When movie fans think of the 80s, it’s hard to consider a star who represents that decade more than Molly Ringwald. She became an icon starring in movies such as The Breakfast Club, Sixteen Candles and Pretty in Pink. But now, as the media recounts the horrifying stories of sexual assault many actors suffered at the hands of Harvey Weinstein, Molly Ringwald goes on the record in her own words in The New Yorker and her story suggest Harvey Weinstein isn’t alone nor was he the first sexual predator in Hollywood.
Ringwald admitted working with Weinstein when she was 20 years old on one of the first movies he had produced. Her narrative suggests she escaped the worst of Harvey Weinstein’s abuse simply because she was the bigger star at the time. She said,
Thankfully, I wasn’t cajoled into a taxi, nor did I have to turn down giving or getting a massage. I was lucky. Or perhaps it was because, at that moment in time, I was the one with more power. “The English Patient,” Weinstein’s first Best Picture winner, was still a few years away.
Sadly, this underscores the stories of other actresses whose tales of abuse came at a time when they were just starting out and felt their careers were on the line if they didn’t play along or keep quiet at the time.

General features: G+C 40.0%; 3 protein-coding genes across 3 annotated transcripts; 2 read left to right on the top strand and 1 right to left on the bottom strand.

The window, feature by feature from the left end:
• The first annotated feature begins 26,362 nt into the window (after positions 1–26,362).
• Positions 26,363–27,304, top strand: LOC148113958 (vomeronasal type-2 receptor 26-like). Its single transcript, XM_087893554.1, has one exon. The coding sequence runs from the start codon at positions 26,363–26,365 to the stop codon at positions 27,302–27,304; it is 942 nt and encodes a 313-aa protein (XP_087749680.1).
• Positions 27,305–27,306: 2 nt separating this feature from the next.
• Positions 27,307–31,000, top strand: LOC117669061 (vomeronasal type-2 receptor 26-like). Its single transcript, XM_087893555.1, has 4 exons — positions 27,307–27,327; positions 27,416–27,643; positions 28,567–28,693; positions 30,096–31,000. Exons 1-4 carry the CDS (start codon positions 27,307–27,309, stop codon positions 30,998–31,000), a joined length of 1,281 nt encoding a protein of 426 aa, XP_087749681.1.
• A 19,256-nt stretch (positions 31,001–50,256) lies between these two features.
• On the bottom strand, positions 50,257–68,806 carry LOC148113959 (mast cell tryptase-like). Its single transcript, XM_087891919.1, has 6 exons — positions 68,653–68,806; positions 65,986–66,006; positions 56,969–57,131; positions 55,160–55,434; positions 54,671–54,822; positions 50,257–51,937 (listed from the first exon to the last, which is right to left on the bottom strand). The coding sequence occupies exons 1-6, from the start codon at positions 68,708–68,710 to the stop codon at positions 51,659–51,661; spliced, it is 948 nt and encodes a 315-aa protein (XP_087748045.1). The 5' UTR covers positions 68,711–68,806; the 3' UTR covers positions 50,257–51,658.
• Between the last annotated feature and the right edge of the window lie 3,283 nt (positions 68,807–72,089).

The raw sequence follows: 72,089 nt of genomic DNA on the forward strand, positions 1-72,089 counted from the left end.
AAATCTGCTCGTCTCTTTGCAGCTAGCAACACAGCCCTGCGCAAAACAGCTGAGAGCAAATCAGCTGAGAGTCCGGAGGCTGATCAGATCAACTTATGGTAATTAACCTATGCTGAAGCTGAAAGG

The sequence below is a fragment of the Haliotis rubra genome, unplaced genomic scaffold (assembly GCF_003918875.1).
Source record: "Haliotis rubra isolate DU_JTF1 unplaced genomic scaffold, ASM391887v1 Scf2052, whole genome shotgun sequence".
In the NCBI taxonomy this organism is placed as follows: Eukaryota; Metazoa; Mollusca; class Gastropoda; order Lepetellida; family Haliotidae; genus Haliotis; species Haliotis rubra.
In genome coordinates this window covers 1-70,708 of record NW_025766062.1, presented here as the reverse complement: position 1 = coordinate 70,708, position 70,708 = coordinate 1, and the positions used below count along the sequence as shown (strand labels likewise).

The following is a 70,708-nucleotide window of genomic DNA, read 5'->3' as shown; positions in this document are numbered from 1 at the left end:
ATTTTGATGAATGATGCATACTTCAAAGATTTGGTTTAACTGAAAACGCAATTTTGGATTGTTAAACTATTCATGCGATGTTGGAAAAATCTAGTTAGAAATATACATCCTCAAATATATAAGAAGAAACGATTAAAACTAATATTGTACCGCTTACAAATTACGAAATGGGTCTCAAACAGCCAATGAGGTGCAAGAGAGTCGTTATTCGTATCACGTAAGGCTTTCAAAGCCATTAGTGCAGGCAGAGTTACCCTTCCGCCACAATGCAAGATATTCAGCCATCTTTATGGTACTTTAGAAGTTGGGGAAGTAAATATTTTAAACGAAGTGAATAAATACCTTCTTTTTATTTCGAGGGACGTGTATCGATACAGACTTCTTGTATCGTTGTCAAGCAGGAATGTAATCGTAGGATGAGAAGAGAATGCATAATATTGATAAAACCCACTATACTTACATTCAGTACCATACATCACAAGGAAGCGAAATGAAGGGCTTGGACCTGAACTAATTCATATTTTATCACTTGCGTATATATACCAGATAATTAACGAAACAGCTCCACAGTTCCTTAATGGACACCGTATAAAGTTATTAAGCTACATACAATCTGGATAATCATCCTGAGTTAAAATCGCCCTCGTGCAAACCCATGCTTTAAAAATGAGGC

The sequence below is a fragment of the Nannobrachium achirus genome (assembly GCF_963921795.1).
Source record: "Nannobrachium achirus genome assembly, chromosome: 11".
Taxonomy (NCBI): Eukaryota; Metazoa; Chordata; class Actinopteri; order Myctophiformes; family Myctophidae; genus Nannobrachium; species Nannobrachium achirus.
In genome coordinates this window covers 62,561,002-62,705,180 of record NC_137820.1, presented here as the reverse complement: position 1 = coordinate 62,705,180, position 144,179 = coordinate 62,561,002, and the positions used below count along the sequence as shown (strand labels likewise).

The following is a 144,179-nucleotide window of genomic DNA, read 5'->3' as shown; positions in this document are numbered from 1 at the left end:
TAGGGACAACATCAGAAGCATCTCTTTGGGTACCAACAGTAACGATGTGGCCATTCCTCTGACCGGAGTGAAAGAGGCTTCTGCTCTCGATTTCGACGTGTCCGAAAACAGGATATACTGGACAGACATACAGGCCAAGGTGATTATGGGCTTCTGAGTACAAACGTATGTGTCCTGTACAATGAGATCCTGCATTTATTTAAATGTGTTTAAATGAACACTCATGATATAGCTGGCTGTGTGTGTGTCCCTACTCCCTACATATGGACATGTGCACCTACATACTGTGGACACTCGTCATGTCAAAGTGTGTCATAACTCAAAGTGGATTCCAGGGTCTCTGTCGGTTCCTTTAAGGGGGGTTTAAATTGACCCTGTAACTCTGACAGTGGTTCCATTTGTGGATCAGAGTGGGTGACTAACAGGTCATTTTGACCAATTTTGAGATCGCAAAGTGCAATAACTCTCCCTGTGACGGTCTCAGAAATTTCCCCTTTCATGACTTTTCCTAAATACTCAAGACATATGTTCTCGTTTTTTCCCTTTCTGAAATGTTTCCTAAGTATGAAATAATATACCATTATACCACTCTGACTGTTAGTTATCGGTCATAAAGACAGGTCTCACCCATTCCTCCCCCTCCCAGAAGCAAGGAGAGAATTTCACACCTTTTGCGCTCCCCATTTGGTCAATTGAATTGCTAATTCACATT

However, Ringwald also told some seriously nauseating accounts she experienced when she was just starting out in show business:
I have had plenty of Harveys of my own over the years, enough to feel a sickening shock of recognition. When I was thirteen, a fifty-year-old crew member told me that he would teach me to dance, and then proceeded to push against me with an erection. When I was fourteen, a married film director stuck his tongue in my mouth on set. At a time when I was trying to figure out what it meant to become a sexually viable young woman, at every turn some older guy tried to help speed up the process. And all this went on despite my having very protective parents who did their best to shield me. I shudder to think of what would have happened had I not had them.
How grown men could have behaved in such an abusive way toward a child truly goes beyond the pale. It suggests a culture of sexual abuse which goes back decades (and further still if you have ever read Judy Garland’s and other actresses’ incredibly sad stories).